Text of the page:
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Beethoven: Variations on 'Bei Mannern' from Mozart's 'Magic Flute'

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Cellist Wendy Warner In A Russian Mood

Cellist Wendy Warner In A Russian Mood

Cellist Wendy Warner In A Russian Mood

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Cellist Wendy Warner and pianist Irina Nuzova bring rarely performed music by Myaskovsky to the WGBH studio. Lisa-Marie Mazzucco/Cedille Records hide caption

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Just the Music

Cellist Wendy Warner and pianist Irina Nuzova at WGBH in Boston.

Scriabin: Etude Op. 8, No. 11 (arr. Piatigorsky)

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Beethoven: Variations on 'Bei Mannern' from Mozart's 'Magic Flute'

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Myaskovsky: Sonata for Cello and Piano No. 2, Op. 81

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Schnittke: 'Musica Nostalgica'

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Cellist Wendy Warner owns two cellos. One was built by Becker in 1963 and the other by Gagliano in 1772; "it's like being married to two different people," she says. The modern Becker is bright, with a focused and far-reaching sound, while the Gagliano's voice is rich, dark and full of intrigue. When Warner and her duo partner, pianist Irina Nuzova, came to our Fraser Performance Studio, it was the Gagliano that made the trip with them because it has the qualities that bring out the shadowy Russian landscapes in the music of Scriabin and Myaskovsky.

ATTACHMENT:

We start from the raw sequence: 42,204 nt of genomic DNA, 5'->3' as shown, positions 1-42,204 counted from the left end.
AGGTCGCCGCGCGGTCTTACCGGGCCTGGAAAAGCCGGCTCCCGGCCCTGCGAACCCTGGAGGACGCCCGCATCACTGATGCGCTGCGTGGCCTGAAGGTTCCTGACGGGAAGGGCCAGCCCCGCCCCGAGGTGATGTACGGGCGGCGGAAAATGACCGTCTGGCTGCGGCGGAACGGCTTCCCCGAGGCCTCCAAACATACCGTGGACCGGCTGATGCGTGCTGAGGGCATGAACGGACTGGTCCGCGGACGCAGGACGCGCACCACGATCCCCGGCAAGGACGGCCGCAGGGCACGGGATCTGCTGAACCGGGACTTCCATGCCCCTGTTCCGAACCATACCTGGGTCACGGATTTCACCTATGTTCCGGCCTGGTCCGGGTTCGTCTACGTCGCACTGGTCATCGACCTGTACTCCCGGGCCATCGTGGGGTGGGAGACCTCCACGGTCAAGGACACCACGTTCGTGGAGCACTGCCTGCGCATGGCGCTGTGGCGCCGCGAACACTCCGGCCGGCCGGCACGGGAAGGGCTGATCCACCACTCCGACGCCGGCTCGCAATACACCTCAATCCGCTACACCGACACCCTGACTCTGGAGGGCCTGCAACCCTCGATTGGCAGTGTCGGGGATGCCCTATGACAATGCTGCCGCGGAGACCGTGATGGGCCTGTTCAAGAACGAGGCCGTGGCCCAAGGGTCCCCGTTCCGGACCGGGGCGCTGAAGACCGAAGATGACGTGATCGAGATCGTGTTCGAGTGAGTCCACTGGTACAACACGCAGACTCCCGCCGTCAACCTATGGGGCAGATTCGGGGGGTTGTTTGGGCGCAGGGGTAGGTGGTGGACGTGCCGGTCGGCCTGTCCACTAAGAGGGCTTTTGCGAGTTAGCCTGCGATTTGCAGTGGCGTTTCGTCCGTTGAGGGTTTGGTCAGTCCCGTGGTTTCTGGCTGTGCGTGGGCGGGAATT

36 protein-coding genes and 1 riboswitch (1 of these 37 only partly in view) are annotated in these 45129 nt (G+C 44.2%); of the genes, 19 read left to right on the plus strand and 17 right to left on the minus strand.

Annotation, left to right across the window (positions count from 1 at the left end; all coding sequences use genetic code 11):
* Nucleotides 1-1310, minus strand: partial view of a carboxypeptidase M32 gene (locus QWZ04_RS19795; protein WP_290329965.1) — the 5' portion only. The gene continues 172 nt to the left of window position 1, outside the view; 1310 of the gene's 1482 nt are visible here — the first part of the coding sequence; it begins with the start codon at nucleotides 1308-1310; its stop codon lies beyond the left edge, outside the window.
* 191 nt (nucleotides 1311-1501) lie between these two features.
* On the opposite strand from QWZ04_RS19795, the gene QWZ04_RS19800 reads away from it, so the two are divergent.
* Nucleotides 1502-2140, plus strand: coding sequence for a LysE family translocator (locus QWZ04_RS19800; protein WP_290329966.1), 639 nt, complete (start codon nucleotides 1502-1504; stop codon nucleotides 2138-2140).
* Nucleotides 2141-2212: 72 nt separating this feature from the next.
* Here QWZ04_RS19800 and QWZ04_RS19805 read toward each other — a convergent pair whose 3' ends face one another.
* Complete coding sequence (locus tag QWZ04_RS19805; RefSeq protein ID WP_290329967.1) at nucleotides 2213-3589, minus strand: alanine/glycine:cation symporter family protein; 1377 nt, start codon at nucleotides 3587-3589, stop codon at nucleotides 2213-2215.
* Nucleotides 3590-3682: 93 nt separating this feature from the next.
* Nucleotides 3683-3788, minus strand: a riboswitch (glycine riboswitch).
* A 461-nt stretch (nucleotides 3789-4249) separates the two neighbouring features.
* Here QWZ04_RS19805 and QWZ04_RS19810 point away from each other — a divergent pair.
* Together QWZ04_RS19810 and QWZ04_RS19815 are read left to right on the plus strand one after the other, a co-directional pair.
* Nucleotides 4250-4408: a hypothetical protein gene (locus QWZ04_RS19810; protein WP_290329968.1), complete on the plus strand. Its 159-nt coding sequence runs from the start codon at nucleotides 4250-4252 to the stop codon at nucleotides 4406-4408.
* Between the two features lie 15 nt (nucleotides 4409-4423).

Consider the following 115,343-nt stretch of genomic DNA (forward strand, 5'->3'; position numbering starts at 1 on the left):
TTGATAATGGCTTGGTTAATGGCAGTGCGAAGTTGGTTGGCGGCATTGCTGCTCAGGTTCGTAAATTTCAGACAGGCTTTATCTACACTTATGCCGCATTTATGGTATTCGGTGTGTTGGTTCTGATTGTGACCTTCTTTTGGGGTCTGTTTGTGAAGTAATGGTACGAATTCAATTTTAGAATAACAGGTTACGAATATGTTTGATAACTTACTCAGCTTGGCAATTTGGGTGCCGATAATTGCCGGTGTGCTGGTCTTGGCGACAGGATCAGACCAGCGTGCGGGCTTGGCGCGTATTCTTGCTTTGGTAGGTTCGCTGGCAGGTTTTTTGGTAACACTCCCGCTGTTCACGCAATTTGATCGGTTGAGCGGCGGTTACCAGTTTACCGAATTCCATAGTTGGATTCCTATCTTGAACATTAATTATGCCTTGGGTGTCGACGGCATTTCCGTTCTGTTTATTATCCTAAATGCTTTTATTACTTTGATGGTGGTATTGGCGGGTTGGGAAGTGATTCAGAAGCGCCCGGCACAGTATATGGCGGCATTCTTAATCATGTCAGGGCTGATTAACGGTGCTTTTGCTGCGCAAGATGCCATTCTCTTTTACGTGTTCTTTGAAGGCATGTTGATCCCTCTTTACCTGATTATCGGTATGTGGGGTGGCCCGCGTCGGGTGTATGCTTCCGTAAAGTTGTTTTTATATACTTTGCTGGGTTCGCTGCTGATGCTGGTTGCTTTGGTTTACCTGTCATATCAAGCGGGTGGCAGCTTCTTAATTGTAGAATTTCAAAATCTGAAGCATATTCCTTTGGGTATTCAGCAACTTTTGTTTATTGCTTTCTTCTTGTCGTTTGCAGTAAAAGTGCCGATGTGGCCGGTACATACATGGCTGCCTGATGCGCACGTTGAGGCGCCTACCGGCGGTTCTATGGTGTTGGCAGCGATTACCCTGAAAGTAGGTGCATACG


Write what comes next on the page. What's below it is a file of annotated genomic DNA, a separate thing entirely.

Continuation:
Warner won the 4th International Rostropovich Competition in 1990. She went on to study with Rostropovich, and I was fascinated when she told us that he never played the cello for her in their lessons. Instead, he would play the piano or conduct, and he would unleash his imagination and colorful thinking. He was "very pictorial," she says, and he wanted Warner to learn to generate her own sound with a vast palette of colors. He didn't demonstrate because he didn't want his students to imitate him. Warner has long believed, like Rostropovich, that people are born with an ideal sound within them, and that their task is to find it and give it voice.

Myaskovsky's second cello sonata was a stunning discovery for many of us in the studio audience. It's one of those pieces, Nuzova says, that takes time to ripen and reach its listeners. It's subtle, she says, but it stays with you. Myaskovsky's symphonies — there are 27 of them — are superbly crafted and full of atmosphere. So is this sonata, with its long lines and quiet passion. Myaskovsky dedicated it to Rostropovich. It haunted me for days afterward, especially the opening melody, which felt like something I've always known. Warner and Nuzova bring color and honesty to its every gesture.

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